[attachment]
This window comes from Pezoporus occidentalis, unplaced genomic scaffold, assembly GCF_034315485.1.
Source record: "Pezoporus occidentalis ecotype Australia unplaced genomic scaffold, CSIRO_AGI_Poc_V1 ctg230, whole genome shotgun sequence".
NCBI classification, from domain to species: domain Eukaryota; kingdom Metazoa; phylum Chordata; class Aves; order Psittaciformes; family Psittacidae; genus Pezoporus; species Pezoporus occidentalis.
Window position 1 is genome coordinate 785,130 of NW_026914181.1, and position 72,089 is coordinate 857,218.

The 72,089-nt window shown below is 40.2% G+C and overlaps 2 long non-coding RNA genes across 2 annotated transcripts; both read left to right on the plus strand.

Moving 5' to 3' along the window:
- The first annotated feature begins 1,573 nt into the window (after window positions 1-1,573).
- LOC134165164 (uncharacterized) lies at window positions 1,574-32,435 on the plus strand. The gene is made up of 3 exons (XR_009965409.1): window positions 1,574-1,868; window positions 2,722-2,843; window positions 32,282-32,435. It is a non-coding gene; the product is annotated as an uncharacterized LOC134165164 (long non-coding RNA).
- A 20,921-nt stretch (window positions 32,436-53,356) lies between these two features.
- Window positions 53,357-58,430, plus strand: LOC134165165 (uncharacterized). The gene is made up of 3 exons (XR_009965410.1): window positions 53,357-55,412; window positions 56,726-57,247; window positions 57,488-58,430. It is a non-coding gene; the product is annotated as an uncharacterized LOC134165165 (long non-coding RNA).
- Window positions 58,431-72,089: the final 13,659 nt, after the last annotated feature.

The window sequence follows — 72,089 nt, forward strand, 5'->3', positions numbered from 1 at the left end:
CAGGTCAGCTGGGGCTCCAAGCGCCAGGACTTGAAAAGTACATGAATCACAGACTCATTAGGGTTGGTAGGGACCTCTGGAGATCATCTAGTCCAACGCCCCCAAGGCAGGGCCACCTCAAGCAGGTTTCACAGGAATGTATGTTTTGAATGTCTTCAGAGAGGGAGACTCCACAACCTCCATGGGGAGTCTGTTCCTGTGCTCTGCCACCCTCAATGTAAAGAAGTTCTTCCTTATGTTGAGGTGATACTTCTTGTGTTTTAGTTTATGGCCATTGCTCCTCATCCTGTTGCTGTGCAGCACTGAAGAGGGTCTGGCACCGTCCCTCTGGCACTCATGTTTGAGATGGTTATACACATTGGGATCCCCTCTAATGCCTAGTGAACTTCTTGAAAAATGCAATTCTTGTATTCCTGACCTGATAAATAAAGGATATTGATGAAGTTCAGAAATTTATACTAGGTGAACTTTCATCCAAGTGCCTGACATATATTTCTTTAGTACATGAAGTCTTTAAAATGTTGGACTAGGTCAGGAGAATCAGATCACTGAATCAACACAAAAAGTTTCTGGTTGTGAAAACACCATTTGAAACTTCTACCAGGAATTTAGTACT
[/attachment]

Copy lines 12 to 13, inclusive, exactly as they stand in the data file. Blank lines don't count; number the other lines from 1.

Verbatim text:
The window sequence follows — 72,089 nt, forward strand, 5'->3', positions numbered from 1 at the left end:
CAGGTCAGCTGGGGCTCCAAGCGCCAGGACTTGAAAAGTACATGAATCACAGACTCATTAGGGTTGGTAGGGACCTCTGGAGATCATCTAGTCCAACGCCCCCAAGGCAGGGCCACCTCAAGCAGGTTTCACAGGAATGTATGTTTTGAATGTCTTCAGAGAGGGAGACTCCACAACCTCCATGGGGAGTCTGTTCCTGTGCTCTGCCACCCTCAATGTAAAGAAGTTCTTCCTTATGTTGAGGTGATACTTCTTGTGTTTTAGTTTATGGCCATTGCTCCTCATCCTGTTGCTGTGCAGCACTGAAGAGGGTCTGGCACCGTCCCTCTGGCACTCATGTTTGAGATGGTTATACACATTGGGATCCCCTCTAATGCCTAGTGAACTTCTTGAAAAATGCAATTCTTGTATTCCTGACCTGATAAATAAAGGATATTGATGAAGTTCAGAAATTTATACTAGGTGAACTTTCATCCAAGTGCCTGACATATATTTCTTTAGTACATGAAGTCTTTAAAATGTTGGACTAGGTCAGGAGAATCAGATCACTGAATCAACACAAAAAGTTTCTGGTTGTGAAAACACCATTTGAAACTTCTACCAGGAATTTAGTACT